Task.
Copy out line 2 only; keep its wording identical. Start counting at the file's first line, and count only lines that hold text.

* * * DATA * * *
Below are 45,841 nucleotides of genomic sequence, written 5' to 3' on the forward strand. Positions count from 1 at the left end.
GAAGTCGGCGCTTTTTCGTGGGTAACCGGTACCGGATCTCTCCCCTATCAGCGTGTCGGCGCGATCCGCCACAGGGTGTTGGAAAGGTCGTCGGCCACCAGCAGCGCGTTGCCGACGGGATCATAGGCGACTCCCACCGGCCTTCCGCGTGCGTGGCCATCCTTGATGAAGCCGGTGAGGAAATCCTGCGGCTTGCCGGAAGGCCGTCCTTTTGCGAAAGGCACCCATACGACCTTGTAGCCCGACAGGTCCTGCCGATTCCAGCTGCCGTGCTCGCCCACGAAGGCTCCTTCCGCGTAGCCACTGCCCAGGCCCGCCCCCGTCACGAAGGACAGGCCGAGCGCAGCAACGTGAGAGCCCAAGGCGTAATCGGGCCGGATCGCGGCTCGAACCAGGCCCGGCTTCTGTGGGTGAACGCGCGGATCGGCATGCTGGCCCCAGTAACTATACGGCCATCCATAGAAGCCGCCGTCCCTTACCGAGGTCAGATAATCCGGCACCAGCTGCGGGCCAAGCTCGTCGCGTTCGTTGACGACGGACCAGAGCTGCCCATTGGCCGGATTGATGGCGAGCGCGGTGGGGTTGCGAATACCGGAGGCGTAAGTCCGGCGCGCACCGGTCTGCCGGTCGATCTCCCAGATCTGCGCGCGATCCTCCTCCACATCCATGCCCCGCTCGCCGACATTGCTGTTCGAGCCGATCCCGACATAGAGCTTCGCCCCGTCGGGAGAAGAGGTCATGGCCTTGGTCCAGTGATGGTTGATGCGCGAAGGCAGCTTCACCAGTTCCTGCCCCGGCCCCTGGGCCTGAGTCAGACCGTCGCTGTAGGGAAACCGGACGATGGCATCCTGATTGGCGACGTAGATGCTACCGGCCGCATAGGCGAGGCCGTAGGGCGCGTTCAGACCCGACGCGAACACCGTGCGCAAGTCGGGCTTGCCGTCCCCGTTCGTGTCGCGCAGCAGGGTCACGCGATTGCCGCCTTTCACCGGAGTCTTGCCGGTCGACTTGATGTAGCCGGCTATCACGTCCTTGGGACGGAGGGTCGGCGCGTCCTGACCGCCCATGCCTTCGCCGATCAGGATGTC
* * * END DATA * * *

GAAGTCGGCGCTTTTTCGTGGGTAACCGGTACCGGATCTCTCCCCTATCAGCGTGTCGGCGCGATCCGCCACAGGGTGTTGGAAAGGTCGTCGGCCACCAGCAGCGCGTTGCCGACGGGATCATAGGCGACTCCCACCGGCCTTCCGCGTGCGTGGCCATCCTTGATGAAGCCGGTGAGGAAATCCTGCGGCTTGCCGGAAGGCCGTCCTTTTGCGAAAGGCACCCATACGACCTTGTAGCCCGACAGGTCCTGCCGATTCCAGCTGCCGTGCTCGCCCACGAAGGCTCCTTCCGCGTAGCCACTGCCCAGGCCCGCCCCCGTCACGAAGGACAGGCCGAGCGCAGCAACGTGAGAGCCCAAGGCGTAATCGGGCCGGATCGCGGCTCGAACCAGGCCCGGCTTCTGTGGGTGAACGCGCGGATCGGCATGCTGGCCCCAGTAACTATACGGCCATCCATAGAAGCCGCCGTCCCTTACCGAGGTCAGATAATCCGGCACCAGCTGCGGGCCAAGCTCGTCGCGTTCGTTGACGACGGACCAGAGCTGCCCATTGGCCGGATTGATGGCGAGCGCGGTGGGGTTGCGAATACCGGAGGCGTAAGTCCGGCGCGCACCGGTCTGCCGGTCGATCTCCCAGATCTGCGCGCGATCCTCCTCCACATCCATGCCCCGCTCGCCGACATTGCTGTTCGAGCCGATCCCGACATAGAGCTTCGCCCCGTCGGGAGAAGAGGTCATGGCCTTGGTCCAGTGATGGTTGATGCGCGAAGGCAGCTTCACCAGTTCCTGCCCCGGCCCCTGGGCCTGAGTCAGACCGTCGCTGTAGGGAAACCGGACGATGGCATCCTGATTGGCGACGTAGATGCTACCGGCCGCATAGGCGAGGCCGTAGGGCGCGTTCAGACCCGACGCGAACACCGTGCGCAAGTCGGGCTTGCCGTCCCCGTTCGTGTCGCGCAGCAGGGTCACGCGATTGCCGCCTTTCACCGGAGTCTTGCCGGTCGACTTGATGTAGCCGGCTATCACGTCCTTGGGACGGAGGGTCGGCGCGTCCTGACCGCCCATGCCTTCGCCGATCAGGATGTC